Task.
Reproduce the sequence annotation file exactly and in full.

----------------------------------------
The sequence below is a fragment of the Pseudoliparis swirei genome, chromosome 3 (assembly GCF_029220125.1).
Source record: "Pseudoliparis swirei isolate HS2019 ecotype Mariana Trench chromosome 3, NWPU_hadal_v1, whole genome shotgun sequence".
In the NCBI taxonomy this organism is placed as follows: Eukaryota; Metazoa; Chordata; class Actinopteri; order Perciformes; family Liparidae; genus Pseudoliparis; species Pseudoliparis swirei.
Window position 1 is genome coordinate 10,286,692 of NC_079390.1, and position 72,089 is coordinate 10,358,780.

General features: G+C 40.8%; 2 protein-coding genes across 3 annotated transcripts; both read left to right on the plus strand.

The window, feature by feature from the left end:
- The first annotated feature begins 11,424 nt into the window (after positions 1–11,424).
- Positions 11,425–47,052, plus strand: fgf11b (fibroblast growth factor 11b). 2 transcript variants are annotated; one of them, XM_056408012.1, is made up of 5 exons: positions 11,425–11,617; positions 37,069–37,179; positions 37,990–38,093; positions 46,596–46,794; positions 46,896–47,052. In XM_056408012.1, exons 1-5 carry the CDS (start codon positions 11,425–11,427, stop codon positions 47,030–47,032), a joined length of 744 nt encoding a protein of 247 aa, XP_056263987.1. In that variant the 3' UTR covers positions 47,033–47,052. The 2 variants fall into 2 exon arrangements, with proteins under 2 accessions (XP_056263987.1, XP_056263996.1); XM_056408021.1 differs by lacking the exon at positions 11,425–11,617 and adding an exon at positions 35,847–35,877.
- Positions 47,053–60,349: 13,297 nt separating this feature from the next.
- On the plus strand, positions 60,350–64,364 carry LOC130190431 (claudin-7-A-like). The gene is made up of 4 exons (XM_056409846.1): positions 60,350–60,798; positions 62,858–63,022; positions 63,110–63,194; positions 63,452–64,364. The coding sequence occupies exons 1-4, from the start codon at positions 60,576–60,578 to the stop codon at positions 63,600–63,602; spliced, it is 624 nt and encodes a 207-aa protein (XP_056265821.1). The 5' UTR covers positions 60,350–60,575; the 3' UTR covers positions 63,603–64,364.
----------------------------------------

The sequence below is a fragment of the Pseudoliparis swirei genome, chromosome 3 (assembly GCF_029220125.1).
Source record: "Pseudoliparis swirei isolate HS2019 ecotype Mariana Trench chromosome 3, NWPU_hadal_v1, whole genome shotgun sequence".
In the NCBI taxonomy this organism is placed as follows: Eukaryota; Metazoa; Chordata; class Actinopteri; order Perciformes; family Liparidae; genus Pseudoliparis; species Pseudoliparis swirei.
Window position 1 is genome coordinate 10,286,692 of NC_079390.1, and position 72,089 is coordinate 10,358,780.

General features: G+C 40.8%; 2 protein-coding genes across 3 annotated transcripts; both read left to right on the plus strand.

The window, feature by feature from the left end:
- The first annotated feature begins 11,424 nt into the window (after positions 1–11,424).
- Positions 11,425–47,052, plus strand: fgf11b (fibroblast growth factor 11b). 2 transcript variants are annotated; one of them, XM_056408012.1, is made up of 5 exons: positions 11,425–11,617; positions 37,069–37,179; positions 37,990–38,093; positions 46,596–46,794; positions 46,896–47,052. In XM_056408012.1, exons 1-5 carry the CDS (start codon positions 11,425–11,427, stop codon positions 47,030–47,032), a joined length of 744 nt encoding a protein of 247 aa, XP_056263987.1. In that variant the 3' UTR covers positions 47,033–47,052. The 2 variants fall into 2 exon arrangements, with proteins under 2 accessions (XP_056263987.1, XP_056263996.1); XM_056408021.1 differs by lacking the exon at positions 11,425–11,617 and adding an exon at positions 35,847–35,877.
- Positions 47,053–60,349: 13,297 nt separating this feature from the next.
- On the plus strand, positions 60,350–64,364 carry LOC130190431 (claudin-7-A-like). The gene is made up of 4 exons (XM_056409846.1): positions 60,350–60,798; positions 62,858–63,022; positions 63,110–63,194; positions 63,452–64,364. The coding sequence occupies exons 1-4, from the start codon at positions 60,576–60,578 to the stop codon at positions 63,600–63,602; spliced, it is 624 nt and encodes a 207-aa protein (XP_056265821.1). The 5' UTR covers positions 60,350–60,575; the 3' UTR covers positions 63,603–64,364.